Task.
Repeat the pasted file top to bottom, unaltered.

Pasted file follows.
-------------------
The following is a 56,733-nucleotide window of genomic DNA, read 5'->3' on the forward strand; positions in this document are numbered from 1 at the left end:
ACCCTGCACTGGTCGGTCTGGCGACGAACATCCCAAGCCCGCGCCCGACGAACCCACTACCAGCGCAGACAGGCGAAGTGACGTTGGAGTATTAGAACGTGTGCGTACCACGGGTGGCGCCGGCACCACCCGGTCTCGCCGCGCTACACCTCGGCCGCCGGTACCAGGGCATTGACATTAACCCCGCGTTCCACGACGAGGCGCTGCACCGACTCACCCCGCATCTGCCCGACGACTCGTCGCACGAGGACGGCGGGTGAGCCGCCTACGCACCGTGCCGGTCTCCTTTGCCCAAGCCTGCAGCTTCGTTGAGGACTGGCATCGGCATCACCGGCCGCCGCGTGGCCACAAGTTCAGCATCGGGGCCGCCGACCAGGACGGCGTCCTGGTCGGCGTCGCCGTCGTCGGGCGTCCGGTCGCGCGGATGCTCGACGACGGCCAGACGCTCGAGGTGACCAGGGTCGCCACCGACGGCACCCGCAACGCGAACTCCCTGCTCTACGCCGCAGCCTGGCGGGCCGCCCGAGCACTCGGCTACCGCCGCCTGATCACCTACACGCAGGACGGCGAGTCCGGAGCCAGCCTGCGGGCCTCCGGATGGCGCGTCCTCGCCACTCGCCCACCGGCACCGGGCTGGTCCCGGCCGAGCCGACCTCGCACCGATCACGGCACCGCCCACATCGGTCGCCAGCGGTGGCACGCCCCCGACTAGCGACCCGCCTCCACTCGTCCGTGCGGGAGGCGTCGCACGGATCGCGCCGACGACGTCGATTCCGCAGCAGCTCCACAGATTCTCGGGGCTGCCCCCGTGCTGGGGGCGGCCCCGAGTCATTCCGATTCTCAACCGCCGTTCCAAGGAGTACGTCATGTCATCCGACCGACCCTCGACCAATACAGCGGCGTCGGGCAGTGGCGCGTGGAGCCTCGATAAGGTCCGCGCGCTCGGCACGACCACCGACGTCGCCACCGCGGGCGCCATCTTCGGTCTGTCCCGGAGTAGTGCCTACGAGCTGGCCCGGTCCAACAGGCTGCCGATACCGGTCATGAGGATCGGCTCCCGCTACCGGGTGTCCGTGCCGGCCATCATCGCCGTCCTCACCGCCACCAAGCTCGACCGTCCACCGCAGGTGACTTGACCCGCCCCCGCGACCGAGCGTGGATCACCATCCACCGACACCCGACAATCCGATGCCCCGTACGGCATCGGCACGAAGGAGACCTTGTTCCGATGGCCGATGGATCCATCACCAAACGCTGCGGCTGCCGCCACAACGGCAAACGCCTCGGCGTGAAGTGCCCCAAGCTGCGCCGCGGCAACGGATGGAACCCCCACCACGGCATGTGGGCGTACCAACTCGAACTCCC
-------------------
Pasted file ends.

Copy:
The following is a 56,733-nucleotide window of genomic DNA, read 5'->3' on the forward strand; positions in this document are numbered from 1 at the left end:
ACCCTGCACTGGTCGGTCTGGCGACGAACATCCCAAGCCCGCGCCCGACGAACCCACTACCAGCGCAGACAGGCGAAGTGACGTTGGAGTATTAGAACGTGTGCGTACCACGGGTGGCGCCGGCACCACCCGGTCTCGCCGCGCTACACCTCGGCCGCCGGTACCAGGGCATTGACATTAACCCCGCGTTCCACGACGAGGCGCTGCACCGACTCACCCCGCATCTGCCCGACGACTCGTCGCACGAGGACGGCGGGTGAGCCGCCTACGCACCGTGCCGGTCTCCTTTGCCCAAGCCTGCAGCTTCGTTGAGGACTGGCATCGGCATCACCGGCCGCCGCGTGGCCACAAGTTCAGCATCGGGGCCGCCGACCAGGACGGCGTCCTGGTCGGCGTCGCCGTCGTCGGGCGTCCGGTCGCGCGGATGCTCGACGACGGCCAGACGCTCGAGGTGACCAGGGTCGCCACCGACGGCACCCGCAACGCGAACTCCCTGCTCTACGCCGCAGCCTGGCGGGCCGCCCGAGCACTCGGCTACCGCCGCCTGATCACCTACACGCAGGACGGCGAGTCCGGAGCCAGCCTGCGGGCCTCCGGATGGCGCGTCCTCGCCACTCGCCCACCGGCACCGGGCTGGTCCCGGCCGAGCCGACCTCGCACCGATCACGGCACCGCCCACATCGGTCGCCAGCGGTGGCACGCCCCCGACTAGCGACCCGCCTCCACTCGTCCGTGCGGGAGGCGTCGCACGGATCGCGCCGACGACGTCGATTCCGCAGCAGCTCCACAGATTCTCGGGGCTGCCCCCGTGCTGGGGGCGGCCCCGAGTCATTCCGATTCTCAACCGCCGTTCCAAGGAGTACGTCATGTCATCCGACCGACCCTCGACCAATACAGCGGCGTCGGGCAGTGGCGCGTGGAGCCTCGATAAGGTCCGCGCGCTCGGCACGACCACCGACGTCGCCACCGCGGGCGCCATCTTCGGTCTGTCCCGGAGTAGTGCCTACGAGCTGGCCCGGTCCAACAGGCTGCCGATACCGGTCATGAGGATCGGCTCCCGCTACCGGGTGTCCGTGCCGGCCATCATCGCCGTCCTCACCGCCACCAAGCTCGACCGTCCACCGCAGGTGACTTGACCCGCCCCCGCGACCGAGCGTGGATCACCATCCACCGACACCCGACAATCCGATGCCCCGTACGGCATCGGCACGAAGGAGACCTTGTTCCGATGGCCGATGGATCCATCACCAAACGCTGCGGCTGCCGCCACAACGGCAAACGCCTCGGCGTGAAGTGCCCCAAGCTGCGCCGCGGCAACGGATGGAACCCCCACCACGGCATGTGGGCGTACCAACTCGAACTCCC